West Point is a city in and the county seat of Cuming CountyNebraska, United States.[5] The population was 3,364 at the 2010 census.

West Point was first founded in the spring of 1857, when Omaha businessmen formed the Nebraska Settlement Association in order to find suitable townsites in the Elkhorn Valley. Uriah, John, and Andrew Bruner (three brothers originally from Pennsylvania), and William Sexauer chose the present location on a bend along a river, which they called New Philadelphia.[6] The name was soon changed to West Point because it was the westernmost outpost along the valley.[7]

West Point became the county seat of Cuming County on October 12, 1858 after winning the election over the community of DeWitt. A total of 19 votes were split between the two towns with West Point obtaining 12 votes. By the spring of 1859, over 4,000 Pawnee natives flooded the Elkhorn Valley during a hunting excursion and, displeased to find white settlers in the valley, burned several homesteads and killed livestock. The so-called Pawnee War ended near Battle Creek without a fight.

Settlement of Counties

Cuming County 1864

1865 saw the arrival of Mrs. Teresa Grewe (then Miss Teresa Klojda,) Mrs. Carl Brockman formally Miss Mary Klojda and Mrs. Labrech Schlect (formally Miss Armada Liskovic) and their families.  Therefore, the first four Czech settlers in Cuming County were women. Mrs. Drew is living at date of writing, hale and hearty in the home for old people in West Point where she was interviewed by Mr. Joseph Zajicek, a pioneer and banker of that town, who has furnished the data for the history of this County. She was born in Budejovice, Bohemia in 1844 and with her parents two sisters and two brothers emigrated to Wisconsin, to Manitowoc County in 1852. On May 1st, 1865 she and her sister Mrs. Carl Brockman and Mrs. Labrech Schlect with families left Wisconsin for Nebraska with three ox teams. Miss Klojda, then a young woman of 21, drove the cattle they took along and walked the whole distance from Wisconsin to Cuming County, their destination. They arrived they are about June 30th, at which time West Point consisted of three houses. One was occupied by John D Neligh, one by David Neligh and one was vacant. The following month Miss Klojda married Mr. Grewe and they settled on the homestead 6 miles Southwest of West Point, where she lived until recently. In 1868 Frank Klojda, born in Budejovice, Bohemia, came to Wisconsin in 1852. This pioneer was recognized and truly so as the most prominent Czech of his day in the county. He was known as Cloudy (an Americanized version of his name) and for years a post office named in his honor existed in the county. He was a man of worldly experience, having traveled much since landing in America and speaking English, German and Czech fluently.  He was of a fine appearance, refined manners and left the memory of a kindly, charitable and unsparing worker among poor pioneers. He was postmaster of Cloudy for many years and was the first Czech to be elected to the county office, that of assessor, in 1869. In 1875 he moved to Seattle Washington.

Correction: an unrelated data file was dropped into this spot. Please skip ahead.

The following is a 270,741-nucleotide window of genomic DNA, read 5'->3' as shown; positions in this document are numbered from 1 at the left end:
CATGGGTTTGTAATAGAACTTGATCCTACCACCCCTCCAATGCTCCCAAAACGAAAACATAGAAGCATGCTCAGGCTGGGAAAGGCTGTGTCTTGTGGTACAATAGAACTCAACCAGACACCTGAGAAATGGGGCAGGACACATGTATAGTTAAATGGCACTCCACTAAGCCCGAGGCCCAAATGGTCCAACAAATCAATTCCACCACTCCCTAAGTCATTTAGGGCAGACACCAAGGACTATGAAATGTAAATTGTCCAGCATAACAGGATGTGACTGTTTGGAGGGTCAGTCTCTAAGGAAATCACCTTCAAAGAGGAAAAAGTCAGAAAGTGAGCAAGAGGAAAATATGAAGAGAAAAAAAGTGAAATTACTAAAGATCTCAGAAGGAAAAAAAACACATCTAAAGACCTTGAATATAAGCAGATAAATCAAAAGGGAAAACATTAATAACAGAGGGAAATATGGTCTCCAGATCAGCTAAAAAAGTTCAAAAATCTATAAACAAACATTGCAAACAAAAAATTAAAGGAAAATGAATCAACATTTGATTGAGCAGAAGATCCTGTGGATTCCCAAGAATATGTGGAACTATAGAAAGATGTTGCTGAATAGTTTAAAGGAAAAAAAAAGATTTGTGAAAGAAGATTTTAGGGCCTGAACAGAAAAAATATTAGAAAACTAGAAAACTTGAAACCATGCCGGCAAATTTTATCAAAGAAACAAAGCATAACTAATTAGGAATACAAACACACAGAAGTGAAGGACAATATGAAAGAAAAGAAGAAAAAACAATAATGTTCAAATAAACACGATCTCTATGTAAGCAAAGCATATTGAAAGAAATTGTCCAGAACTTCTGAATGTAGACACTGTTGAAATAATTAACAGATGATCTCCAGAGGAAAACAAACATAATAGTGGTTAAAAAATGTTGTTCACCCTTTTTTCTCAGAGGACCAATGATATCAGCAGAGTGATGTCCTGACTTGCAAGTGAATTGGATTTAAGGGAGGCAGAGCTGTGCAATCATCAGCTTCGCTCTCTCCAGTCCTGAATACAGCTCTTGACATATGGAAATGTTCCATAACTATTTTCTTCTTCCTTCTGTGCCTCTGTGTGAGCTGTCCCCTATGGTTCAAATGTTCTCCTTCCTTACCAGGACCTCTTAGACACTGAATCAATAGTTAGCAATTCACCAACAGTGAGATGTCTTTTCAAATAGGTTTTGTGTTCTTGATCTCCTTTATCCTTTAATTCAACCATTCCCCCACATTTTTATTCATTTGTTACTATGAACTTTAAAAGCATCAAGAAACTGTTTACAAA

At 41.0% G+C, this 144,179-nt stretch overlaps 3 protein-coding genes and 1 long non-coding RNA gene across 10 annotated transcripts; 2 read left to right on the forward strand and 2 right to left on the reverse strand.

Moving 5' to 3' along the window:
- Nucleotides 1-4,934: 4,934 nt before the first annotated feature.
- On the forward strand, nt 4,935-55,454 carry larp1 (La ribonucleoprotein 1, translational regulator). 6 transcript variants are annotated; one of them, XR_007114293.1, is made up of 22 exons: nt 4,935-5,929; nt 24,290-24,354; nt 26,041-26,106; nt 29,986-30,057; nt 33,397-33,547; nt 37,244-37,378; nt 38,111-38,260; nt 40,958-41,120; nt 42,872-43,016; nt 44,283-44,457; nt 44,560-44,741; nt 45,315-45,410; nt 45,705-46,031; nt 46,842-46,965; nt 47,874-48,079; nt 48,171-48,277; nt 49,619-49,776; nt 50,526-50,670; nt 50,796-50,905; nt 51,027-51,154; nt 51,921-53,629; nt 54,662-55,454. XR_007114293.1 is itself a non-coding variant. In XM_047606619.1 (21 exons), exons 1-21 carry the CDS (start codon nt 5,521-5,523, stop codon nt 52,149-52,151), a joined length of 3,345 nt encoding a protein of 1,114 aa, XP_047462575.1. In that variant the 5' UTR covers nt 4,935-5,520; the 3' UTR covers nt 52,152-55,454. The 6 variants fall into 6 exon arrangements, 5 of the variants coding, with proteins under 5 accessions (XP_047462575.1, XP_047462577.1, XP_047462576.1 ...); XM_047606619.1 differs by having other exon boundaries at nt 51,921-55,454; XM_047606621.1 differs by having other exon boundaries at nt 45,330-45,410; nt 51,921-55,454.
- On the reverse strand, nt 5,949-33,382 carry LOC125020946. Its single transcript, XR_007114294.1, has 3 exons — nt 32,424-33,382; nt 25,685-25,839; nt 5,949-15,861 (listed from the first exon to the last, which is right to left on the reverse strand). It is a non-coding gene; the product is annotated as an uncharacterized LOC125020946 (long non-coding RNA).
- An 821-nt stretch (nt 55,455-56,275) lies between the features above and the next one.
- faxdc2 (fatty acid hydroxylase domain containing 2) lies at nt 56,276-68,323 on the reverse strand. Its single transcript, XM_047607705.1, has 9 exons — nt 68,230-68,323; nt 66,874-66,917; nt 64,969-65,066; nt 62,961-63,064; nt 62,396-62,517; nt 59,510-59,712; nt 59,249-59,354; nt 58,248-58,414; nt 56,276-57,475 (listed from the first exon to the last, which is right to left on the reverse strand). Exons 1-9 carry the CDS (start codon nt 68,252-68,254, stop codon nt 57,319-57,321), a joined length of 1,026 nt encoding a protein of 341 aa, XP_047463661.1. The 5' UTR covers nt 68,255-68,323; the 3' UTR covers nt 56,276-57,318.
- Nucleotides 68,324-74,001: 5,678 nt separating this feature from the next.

Mrs. Mary Brockman, now lives in California but the rest of that little company who came with her are no more. The first colonies settling Cuming County consisted of a group of Germans, who came from Dubuque, Iowa in the spring of 1860.  From that year1865, when Mrs. Grewe came, the colony had not received a single additional inhabitant. After that it began to grow and in 1870 was a population of some 200.

This is an excerpt from a NeGenWeb Project

West Point grew slowly at first, but with the coming of the railroad in 1870, it boomed to a population of over 700.

The Chicago & North Western ended railroad service in 1982 after flood damage and declining freight traffic levels resulted in the track being abandoned. Plans were made to revive railroad service from the newly formed Fremont & Elkhorn Valley Railroad, who purchased the abandoned C&NW track. However, the costs were too high to revive railroad service, and the tracks were removed in 1988.[citation needed]

On August 26, 2019, the DHHS announced that the city’s water was unsafe to drink after a year of complaints from citizens of the town. The maximum safe level of manganese for infants had been exceeded by over 700 micrograms per mL

West Point is located at 41°50′23″N 96°42′41″W (41.839635, -96.711406).[9]

According to the United States Census Bureau, the city has a total area of 2.73 square miles (7.07 km2), of which 2.72 square miles (7.04 km2) is land and 0.01 square miles (0.03 km2) is water.[10] West Point lies on the eastern bank of the Elkhorn River.